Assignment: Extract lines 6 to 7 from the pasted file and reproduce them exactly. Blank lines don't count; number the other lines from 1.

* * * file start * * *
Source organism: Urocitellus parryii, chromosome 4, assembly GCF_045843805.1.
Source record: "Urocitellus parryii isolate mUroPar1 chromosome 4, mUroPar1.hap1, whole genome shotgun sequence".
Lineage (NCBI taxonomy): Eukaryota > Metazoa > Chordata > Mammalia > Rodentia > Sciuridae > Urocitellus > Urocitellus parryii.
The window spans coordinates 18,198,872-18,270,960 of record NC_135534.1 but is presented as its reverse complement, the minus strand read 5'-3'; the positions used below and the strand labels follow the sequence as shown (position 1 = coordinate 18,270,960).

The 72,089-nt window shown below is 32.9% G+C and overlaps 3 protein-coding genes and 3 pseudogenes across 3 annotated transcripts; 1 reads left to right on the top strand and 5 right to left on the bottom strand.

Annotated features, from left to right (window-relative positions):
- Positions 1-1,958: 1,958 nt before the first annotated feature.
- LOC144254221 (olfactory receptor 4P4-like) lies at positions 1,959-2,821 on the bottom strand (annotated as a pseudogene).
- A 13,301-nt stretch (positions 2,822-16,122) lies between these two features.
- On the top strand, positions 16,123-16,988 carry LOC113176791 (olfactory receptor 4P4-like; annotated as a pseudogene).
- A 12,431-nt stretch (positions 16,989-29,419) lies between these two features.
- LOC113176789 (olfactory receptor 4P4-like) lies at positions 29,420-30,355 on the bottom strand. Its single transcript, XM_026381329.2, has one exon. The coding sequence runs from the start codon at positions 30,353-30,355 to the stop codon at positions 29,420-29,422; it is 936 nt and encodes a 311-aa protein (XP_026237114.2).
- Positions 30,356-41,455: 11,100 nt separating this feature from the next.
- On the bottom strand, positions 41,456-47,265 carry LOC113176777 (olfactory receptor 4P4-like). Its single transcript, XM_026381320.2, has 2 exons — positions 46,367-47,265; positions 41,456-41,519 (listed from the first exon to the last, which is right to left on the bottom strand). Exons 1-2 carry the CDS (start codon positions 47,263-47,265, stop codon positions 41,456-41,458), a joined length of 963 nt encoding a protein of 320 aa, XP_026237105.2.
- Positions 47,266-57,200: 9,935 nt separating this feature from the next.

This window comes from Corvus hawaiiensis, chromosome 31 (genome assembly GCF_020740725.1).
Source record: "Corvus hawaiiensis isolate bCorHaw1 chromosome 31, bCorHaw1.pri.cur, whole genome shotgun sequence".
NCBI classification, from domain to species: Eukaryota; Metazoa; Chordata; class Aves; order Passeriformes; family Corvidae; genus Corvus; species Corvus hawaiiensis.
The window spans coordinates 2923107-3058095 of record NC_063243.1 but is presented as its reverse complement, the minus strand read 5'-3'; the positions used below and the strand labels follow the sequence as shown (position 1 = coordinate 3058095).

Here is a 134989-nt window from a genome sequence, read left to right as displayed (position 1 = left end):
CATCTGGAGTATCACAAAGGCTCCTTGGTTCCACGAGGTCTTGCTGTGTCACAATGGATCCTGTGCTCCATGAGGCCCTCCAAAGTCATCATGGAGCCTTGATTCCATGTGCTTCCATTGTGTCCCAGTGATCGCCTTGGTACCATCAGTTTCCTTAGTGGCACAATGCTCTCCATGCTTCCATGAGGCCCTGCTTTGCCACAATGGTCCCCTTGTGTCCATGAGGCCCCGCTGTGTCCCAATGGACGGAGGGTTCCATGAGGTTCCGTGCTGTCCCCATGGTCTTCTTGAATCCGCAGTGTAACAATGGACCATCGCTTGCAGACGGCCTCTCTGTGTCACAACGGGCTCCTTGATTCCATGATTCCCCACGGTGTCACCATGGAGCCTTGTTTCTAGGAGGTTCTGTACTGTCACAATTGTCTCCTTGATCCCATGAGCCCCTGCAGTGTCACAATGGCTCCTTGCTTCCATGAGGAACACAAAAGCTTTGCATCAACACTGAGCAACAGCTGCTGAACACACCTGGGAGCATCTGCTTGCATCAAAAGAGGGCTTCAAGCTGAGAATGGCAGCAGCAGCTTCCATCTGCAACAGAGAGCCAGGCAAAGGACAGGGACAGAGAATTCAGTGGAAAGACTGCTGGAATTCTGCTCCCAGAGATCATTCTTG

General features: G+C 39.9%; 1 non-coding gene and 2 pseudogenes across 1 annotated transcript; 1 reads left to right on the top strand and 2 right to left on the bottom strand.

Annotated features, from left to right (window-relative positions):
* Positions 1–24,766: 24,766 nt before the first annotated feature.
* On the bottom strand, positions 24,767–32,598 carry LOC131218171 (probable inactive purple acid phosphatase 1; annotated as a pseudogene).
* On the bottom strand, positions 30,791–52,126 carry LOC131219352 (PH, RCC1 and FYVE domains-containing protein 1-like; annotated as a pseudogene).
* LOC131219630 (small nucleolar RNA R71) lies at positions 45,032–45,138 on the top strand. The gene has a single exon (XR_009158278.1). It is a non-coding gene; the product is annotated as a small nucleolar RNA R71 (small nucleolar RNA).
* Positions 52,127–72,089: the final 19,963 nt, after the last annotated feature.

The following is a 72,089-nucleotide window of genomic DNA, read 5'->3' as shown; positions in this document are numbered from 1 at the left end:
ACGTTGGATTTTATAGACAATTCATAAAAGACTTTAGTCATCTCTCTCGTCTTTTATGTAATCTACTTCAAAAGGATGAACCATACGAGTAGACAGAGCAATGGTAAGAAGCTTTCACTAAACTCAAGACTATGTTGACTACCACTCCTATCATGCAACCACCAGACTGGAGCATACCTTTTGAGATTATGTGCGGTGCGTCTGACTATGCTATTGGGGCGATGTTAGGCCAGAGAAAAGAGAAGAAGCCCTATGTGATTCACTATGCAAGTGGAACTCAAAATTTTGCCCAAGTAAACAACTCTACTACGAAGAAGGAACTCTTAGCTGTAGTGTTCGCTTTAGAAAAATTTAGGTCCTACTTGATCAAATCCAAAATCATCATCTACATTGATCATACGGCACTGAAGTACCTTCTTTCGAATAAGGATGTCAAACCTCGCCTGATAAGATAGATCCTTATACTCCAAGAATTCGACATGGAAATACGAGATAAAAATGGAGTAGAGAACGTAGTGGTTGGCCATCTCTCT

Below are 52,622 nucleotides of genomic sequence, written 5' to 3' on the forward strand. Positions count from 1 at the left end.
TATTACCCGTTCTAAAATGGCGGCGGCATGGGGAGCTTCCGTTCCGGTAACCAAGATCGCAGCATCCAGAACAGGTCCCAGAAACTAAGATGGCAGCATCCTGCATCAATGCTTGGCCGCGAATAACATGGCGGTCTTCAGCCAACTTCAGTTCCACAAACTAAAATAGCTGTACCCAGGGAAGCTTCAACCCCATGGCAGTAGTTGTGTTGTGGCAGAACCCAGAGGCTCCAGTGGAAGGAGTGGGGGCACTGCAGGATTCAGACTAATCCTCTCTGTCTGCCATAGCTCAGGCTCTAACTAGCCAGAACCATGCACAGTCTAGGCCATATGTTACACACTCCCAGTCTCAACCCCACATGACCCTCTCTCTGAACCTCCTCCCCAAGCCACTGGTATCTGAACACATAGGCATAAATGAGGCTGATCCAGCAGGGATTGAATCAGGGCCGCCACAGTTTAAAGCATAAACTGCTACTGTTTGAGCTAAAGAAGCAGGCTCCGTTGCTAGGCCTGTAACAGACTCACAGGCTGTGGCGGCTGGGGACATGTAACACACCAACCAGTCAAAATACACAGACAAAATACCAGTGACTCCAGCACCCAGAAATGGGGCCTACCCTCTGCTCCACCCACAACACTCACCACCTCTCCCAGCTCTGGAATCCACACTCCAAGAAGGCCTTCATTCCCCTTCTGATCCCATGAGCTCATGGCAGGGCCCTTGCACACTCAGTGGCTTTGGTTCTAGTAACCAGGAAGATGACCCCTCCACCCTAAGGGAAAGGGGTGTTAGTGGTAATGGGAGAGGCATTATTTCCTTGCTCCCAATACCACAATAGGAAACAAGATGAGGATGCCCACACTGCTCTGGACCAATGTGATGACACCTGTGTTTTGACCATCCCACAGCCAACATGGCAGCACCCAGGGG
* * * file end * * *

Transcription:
Annotated features, from left to right (window-relative positions):
- Positions 1-1,958: 1,958 nt before the first annotated feature.